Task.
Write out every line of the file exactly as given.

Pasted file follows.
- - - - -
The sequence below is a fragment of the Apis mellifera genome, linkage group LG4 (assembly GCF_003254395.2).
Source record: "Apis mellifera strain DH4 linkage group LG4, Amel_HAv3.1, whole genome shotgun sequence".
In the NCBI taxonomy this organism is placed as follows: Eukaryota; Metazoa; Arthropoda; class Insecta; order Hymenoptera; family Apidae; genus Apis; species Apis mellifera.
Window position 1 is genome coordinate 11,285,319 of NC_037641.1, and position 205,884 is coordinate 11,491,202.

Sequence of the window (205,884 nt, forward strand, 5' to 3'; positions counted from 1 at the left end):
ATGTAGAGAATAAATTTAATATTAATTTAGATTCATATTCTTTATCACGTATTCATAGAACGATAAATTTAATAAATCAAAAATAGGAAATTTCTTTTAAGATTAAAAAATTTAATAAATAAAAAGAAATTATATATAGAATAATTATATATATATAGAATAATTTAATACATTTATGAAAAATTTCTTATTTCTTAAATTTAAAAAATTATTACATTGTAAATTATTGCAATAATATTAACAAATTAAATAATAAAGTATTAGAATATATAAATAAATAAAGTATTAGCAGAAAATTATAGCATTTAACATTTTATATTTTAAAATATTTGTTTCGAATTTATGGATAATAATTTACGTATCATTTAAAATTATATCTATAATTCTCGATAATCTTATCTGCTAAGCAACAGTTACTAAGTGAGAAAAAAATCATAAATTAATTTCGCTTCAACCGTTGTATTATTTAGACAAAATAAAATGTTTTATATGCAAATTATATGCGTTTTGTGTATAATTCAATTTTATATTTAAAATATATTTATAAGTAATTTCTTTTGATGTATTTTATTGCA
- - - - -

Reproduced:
The sequence below is a fragment of the Apis mellifera genome, linkage group LG4 (assembly GCF_003254395.2).
Source record: "Apis mellifera strain DH4 linkage group LG4, Amel_HAv3.1, whole genome shotgun sequence".
In the NCBI taxonomy this organism is placed as follows: Eukaryota; Metazoa; Arthropoda; class Insecta; order Hymenoptera; family Apidae; genus Apis; species Apis mellifera.
Window position 1 is genome coordinate 11,285,319 of NC_037641.1, and position 205,884 is coordinate 11,491,202.

Sequence of the window (205,884 nt, forward strand, 5' to 3'; positions counted from 1 at the left end):
ATGTAGAGAATAAATTTAATATTAATTTAGATTCATATTCTTTATCACGTATTCATAGAACGATAAATTTAATAAATCAAAAATAGGAAATTTCTTTTAAGATTAAAAAATTTAATAAATAAAAAGAAATTATATATAGAATAATTATATATATATAGAATAATTTAATACATTTATGAAAAATTTCTTATTTCTTAAATTTAAAAAATTATTACATTGTAAATTATTGCAATAATATTAACAAATTAAATAATAAAGTATTAGAATATATAAATAAATAAAGTATTAGCAGAAAATTATAGCATTTAACATTTTATATTTTAAAATATTTGTTTCGAATTTATGGATAATAATTTACGTATCATTTAAAATTATATCTATAATTCTCGATAATCTTATCTGCTAAGCAACAGTTACTAAGTGAGAAAAAAATCATAAATTAATTTCGCTTCAACCGTTGTATTATTTAGACAAAATAAAATGTTTTATATGCAAATTATATGCGTTTTGTGTATAATTCAATTTTATATTTAAAATATATTTATAAGTAATTTCTTTTGATGTATTTTATTGCA